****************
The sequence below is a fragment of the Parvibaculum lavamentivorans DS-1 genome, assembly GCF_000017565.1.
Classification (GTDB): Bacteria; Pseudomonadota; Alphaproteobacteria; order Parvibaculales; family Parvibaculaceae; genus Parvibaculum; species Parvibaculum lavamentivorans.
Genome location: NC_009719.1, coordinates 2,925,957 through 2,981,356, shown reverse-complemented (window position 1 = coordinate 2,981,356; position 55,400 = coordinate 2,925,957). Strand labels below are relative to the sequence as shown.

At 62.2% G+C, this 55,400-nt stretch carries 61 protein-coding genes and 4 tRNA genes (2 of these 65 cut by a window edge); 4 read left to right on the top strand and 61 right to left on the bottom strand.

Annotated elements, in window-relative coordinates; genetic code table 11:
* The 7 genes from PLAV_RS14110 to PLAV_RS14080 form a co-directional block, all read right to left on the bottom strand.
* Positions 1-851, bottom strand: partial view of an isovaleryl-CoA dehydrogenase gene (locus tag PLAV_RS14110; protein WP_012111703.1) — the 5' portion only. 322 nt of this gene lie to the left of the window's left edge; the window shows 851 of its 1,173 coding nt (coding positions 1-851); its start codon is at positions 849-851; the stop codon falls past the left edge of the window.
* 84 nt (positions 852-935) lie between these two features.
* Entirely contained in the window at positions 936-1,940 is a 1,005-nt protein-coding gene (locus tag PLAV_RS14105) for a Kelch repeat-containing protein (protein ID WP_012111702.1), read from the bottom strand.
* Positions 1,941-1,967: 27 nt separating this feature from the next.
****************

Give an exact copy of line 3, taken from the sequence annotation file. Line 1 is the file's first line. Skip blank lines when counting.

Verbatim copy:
Genome location: NC_009719.1, coordinates 2,925,957 through 2,981,356, shown reverse-complemented (window position 1 = coordinate 2,981,356; position 55,400 = coordinate 2,925,957). Strand labels below are relative to the sequence as shown.